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ARS Home » Plains Area » Miles City, Montana » Livestock and Range Research Laboratory » Research » Publications at this Location » Publication #302991

Research Project: Adaptive Rangeland Management of Livestock Grazing, Disturbance, and Climatic Variation

Location: Livestock and Range Research Laboratory

Title: High precipitation and seeded species competition reduce seeded shrub establishment during dryland restoration

Author
item Rinella, Matthew - Matt
item HAMMOND, DARCY - Mississippi State University
item BRYANT, ISA - Whitman College
item KOZAR, BRIAN - Terra Soils, Llc

Submitted to: Ecological Applications
Publication Type: Peer Reviewed Journal
Publication Acceptance Date: 11/5/2014
Publication Date: 6/1/2015
Publication URL: http://handle.nal.usda.gov/10113/61037
Citation: Rinella, M.J., Hammond, D., Bryant, I., Kozar, B. 2015. High precipitation and seeded species competition reduce seeded shrub establishment during dryland restoration. Ecological Applications. 25(4):1044-1053.

Interpretive Summary: Drylands comprise 40% of Earth’s land mass and are critical to imperiled wildlife species, food security and carbon sequestration. Exotic weed invasions, overgrazing, energy extraction, and other factors have left many of the planet’s drylands in various states of degradation, and this has prompted an increased research and management focus on dryland restoration. The increased emphasis on restoration has generated a wealth of experience, innovations and empirical data, yet the goal of restoring diverse, native dryland plant assemblages comprised of grasses, forbs and shrubs has generally proven beyond reach. Shrubs have been the guild most difficult to restore. When sown with grasses, shrubs usually fail to establish or establish at trivially low densities. We used data from two Great Plains, U.S.A coal mines to explore factors regulating shrub restoration outcomes. Our predictor data related to climate and restoration (e.g. seed rates, rock cover) variables, and our response data described shrub abundances on fields of the mines. We found seeded non-shrubs, particularly grasses, formed important competitive barriers to shrub establishment: With every one standard deviation increase in non-shrub seed rate, the probability shrubs were present decreased ~0.1 and shrub cover decreased ~35%. Because new fields were seeded most years for over 20 years, the data provided a unique opportunity to explore effects of stochastic drivers (i.e. precipitation, year effects). With every one standard deviation increase in precipitation the first growing season following seeding, the probability shrubs were present decreased ~0.07 and shrub cover decreased ~47%. Several considerations suggest high precipitation harmed shrubs by increasing grass establishment/competition. Also, there was weak evidence shrub establishment was better in rockier fields where grass competition was lower. Multiple lines of evidence suggest reducing non-shrub (i.e. grass) seed rates below levels typically used in Great Plains restoration would benefit shrubs without impacting grass stand development over the long term. In addition to reducing grass seed rates, our study suggested other ways shrub predictors could be adjusted to increase shrub establishment.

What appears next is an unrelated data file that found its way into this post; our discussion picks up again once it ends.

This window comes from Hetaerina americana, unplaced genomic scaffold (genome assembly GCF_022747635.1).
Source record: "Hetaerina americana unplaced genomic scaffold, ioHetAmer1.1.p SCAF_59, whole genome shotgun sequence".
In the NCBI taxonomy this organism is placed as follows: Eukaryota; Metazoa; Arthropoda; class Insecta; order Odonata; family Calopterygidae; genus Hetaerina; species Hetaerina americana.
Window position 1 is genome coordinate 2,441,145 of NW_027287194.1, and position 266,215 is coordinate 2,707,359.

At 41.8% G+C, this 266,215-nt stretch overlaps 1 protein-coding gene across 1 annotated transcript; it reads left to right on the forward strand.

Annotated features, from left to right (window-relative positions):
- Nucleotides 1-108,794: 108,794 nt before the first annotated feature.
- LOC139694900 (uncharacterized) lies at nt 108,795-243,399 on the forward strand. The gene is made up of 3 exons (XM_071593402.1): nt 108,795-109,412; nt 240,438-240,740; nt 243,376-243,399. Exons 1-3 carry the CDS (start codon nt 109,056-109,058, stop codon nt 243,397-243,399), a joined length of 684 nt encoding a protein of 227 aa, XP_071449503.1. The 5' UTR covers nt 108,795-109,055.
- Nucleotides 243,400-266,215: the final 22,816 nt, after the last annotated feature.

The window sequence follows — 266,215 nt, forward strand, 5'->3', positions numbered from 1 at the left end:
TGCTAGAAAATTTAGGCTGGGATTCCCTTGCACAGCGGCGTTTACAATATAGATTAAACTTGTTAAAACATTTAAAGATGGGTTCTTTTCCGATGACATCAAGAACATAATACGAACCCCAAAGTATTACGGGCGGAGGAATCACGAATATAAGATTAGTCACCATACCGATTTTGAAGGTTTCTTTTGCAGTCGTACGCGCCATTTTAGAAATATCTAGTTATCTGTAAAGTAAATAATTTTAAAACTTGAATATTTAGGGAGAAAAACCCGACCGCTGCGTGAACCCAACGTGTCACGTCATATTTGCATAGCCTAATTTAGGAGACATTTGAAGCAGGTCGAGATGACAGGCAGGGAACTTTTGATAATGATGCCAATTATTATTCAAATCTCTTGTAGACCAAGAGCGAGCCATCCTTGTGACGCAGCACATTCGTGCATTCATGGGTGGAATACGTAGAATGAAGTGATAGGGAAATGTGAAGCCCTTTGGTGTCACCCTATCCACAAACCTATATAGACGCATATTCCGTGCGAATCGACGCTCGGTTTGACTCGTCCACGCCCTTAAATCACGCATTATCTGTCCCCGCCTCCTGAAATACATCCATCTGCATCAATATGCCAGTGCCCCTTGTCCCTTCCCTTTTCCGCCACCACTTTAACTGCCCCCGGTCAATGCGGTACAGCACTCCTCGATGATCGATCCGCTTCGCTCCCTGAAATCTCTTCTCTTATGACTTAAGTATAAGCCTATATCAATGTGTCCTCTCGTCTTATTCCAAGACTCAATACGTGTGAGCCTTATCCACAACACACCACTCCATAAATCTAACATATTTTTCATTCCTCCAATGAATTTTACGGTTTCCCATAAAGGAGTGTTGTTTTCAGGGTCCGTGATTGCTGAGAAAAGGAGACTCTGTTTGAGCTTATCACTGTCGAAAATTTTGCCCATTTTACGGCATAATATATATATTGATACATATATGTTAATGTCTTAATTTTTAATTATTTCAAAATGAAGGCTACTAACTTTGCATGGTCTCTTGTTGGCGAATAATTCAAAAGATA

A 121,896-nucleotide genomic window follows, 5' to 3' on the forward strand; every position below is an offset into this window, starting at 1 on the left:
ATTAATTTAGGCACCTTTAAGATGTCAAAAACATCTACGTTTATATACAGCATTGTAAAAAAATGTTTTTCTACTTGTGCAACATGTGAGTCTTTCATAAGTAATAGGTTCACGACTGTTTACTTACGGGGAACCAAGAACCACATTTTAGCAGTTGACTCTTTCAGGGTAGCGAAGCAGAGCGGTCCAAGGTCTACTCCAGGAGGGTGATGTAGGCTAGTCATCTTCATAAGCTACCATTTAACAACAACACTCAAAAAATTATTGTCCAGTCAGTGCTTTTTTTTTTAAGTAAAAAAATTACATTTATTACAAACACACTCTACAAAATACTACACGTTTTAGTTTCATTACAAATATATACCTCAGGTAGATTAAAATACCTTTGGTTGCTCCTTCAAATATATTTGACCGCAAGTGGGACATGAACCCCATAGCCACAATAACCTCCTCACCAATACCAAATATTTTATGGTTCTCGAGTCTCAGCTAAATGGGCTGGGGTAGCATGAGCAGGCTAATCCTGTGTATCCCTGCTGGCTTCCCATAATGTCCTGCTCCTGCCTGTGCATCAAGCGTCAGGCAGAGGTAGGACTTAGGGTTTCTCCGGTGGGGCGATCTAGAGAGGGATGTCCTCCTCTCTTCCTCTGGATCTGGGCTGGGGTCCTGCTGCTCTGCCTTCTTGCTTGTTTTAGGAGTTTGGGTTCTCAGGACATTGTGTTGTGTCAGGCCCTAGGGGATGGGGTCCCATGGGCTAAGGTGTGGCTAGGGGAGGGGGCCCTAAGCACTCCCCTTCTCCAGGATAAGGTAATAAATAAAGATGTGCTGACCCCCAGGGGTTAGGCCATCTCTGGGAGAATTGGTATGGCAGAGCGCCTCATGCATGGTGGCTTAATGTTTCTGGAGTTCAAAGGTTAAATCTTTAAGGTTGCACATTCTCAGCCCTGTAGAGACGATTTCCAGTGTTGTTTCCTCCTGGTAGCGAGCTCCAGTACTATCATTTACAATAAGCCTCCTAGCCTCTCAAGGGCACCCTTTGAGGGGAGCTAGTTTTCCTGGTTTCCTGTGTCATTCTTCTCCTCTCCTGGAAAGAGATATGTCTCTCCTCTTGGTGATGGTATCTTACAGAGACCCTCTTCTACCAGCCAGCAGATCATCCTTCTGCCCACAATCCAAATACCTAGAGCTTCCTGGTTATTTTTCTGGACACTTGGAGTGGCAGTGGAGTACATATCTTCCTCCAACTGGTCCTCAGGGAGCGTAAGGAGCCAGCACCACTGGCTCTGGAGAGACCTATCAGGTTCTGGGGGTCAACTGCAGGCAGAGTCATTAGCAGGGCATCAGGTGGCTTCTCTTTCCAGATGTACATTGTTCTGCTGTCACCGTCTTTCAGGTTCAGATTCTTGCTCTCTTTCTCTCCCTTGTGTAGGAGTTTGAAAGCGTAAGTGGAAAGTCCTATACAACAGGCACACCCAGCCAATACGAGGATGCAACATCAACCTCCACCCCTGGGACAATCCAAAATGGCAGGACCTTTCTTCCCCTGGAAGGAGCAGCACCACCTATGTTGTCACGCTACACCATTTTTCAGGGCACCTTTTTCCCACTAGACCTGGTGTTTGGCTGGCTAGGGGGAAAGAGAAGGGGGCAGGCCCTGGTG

Technical Abstract: Drylands comprise 40% of Earth’s land mass and are critical to imperiled wildlife species, food security and carbon sequestration. Exotic weed invasions, overgrazing, energy extraction, and other factors have left many of the planet’s drylands in various states of degradation, and this has prompted an increased research and management focus on dryland restoration. The increased emphasis on restoration has generated a wealth of experience, innovations and empirical data, yet the goal of restoring diverse, native dryland plant assemblages comprised of grasses, forbs and shrubs has generally proven beyond reach. Shrubs have been the guild most difficult to restore. When sown with grasses, shrubs usually fail to establish or establish at trivially low densities. We used data from two Great Plains, U.S.A coal mines to explore factors regulating shrub restoration outcomes. Our predictor data related to climate and restoration (e.g. seed rates, rock cover) variables, and our response data described shrub abundances on fields of the mines. We found seeded non-shrubs, particularly grasses, formed important competitive barriers to shrub establishment: With every one standard deviation increase in non-shrub seed rate, the probability shrubs were present decreased ~0.1 and shrub cover decreased ~35%. Because new fields were seeded most years for over 20 years, the data provided a unique opportunity to explore effects of stochastic drivers (i.e. precipitation, year effects). With every one standard deviation increase in precipitation the first growing season following seeding, the probability shrubs were present decreased ~0.07 and shrub cover decreased ~47%. Several considerations suggest high precipitation harmed shrubs by increasing grass establishment/competition. Also, there was weak evidence shrub establishment was better in rockier fields where grass competition was lower. Multiple lines of evidence suggest reducing non-shrub (i.e. grass) seed rates below levels typically used in Great Plains restoration would benefit shrubs without impacting grass stand development over the long term. In addition to reducing grass seed rates, our study suggested other ways shrub predictors could be adjusted to increase shrub establishment. We estimated effects of shrub predictors probabilistically to allow shrub restoration strategies to be iteratively improved through time in a Bayesian adaptive management framework.